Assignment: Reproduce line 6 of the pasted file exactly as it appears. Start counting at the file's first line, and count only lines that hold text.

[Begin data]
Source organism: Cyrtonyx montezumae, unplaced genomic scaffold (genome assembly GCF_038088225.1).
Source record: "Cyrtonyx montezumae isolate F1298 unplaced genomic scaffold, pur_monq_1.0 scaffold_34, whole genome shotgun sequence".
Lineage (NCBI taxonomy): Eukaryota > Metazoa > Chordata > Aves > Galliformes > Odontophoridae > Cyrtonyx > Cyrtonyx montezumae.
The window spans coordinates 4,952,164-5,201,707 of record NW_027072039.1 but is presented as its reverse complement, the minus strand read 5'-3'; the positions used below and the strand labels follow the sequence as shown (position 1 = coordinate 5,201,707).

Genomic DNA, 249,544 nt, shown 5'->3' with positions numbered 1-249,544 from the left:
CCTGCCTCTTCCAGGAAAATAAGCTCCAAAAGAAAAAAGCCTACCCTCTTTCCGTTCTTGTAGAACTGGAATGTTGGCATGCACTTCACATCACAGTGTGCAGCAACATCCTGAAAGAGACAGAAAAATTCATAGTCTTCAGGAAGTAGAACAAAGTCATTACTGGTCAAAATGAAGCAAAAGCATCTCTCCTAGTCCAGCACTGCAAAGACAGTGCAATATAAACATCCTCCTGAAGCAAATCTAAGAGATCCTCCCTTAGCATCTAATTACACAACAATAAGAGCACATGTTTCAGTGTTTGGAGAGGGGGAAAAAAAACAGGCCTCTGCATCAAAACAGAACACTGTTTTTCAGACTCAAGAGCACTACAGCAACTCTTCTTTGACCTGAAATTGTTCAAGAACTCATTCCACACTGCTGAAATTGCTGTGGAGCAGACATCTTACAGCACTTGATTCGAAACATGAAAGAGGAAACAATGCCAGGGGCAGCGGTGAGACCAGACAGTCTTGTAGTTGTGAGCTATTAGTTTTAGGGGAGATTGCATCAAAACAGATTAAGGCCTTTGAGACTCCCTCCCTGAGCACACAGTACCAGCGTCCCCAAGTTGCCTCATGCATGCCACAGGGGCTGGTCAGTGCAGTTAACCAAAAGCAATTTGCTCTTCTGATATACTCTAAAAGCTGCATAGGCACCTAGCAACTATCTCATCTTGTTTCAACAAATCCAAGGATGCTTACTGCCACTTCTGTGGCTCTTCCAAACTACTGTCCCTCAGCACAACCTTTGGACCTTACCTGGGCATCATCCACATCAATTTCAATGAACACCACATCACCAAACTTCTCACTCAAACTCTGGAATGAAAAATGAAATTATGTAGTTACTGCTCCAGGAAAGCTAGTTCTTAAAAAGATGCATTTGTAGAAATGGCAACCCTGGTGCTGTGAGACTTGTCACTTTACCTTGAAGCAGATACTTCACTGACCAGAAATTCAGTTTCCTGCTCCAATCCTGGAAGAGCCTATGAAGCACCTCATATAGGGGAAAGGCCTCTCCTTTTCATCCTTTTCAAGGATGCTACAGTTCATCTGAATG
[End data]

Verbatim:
CCTGCCTCTTCCAGGAAAATAAGCTCCAAAAGAAAAAAGCCTACCCTCTTTCCGTTCTTGTAGAACTGGAATGTTGGCATGCACTTCACATCACAGTGTGCAGCAACATCCTGAAAGAGACAGAAAAATTCATAGTCTTCAGGAAGTAGAACAAAGTCATTACTGGTCAAAATGAAGCAAAAGCATCTCTCCTAGTCCAGCACTGCAAAGACAGTGCAATATAAACATCCTCCTGAAGCAAATCTAAGAGATCCTCCCTTAGCATCTAATTACACAACAATAAGAGCACATGTTTCAGTGTTTGGAGAGGGGGAAAAAAAACAGGCCTCTGCATCAAAACAGAACACTGTTTTTCAGACTCAAGAGCACTACAGCAACTCTTCTTTGACCTGAAATTGTTCAAGAACTCATTCCACACTGCTGAAATTGCTGTGGAGCAGACATCTTACAGCACTTGATTCGAAACATGAAAGAGGAAACAATGCCAGGGGCAGCGGTGAGACCAGACAGTCTTGTAGTTGTGAGCTATTAGTTTTAGGGGAGATTGCATCAAAACAGATTAAGGCCTTTGAGACTCCCTCCCTGAGCACACAGTACCAGCGTCCCCAAGTTGCCTCATGCATGCCACAGGGGCTGGTCAGTGCAGTTAACCAAAAGCAATTTGCTCTTCTGATATACTCTAAAAGCTGCATAGGCACCTAGCAACTATCTCATCTTGTTTCAACAAATCCAAGGATGCTTACTGCCACTTCTGTGGCTCTTCCAAACTACTGTCCCTCAGCACAACCTTTGGACCTTACCTGGGCATCATCCACATCAATTTCAATGAACACCACATCACCAAACTTCTCACTCAAACTCTGGAATGAAAAATGAAATTATGTAGTTACTGCTCCAGGAAAGCTAGTTCTTAAAAAGATGCATTTGTAGAAATGGCAACCCTGGTGCTGTGAGACTTGTCACTTTACCTTGAAGCAGATACTTCACTGACCAGAAATTCAGTTTCCTGCTCCAATCCTGGAAGAGCCTATGAAGCACCTCATATAGGGGAAAGGCCTCTCCTTTTCATCCTTTTCAAGGATGCTACAGTTCATCTGAATG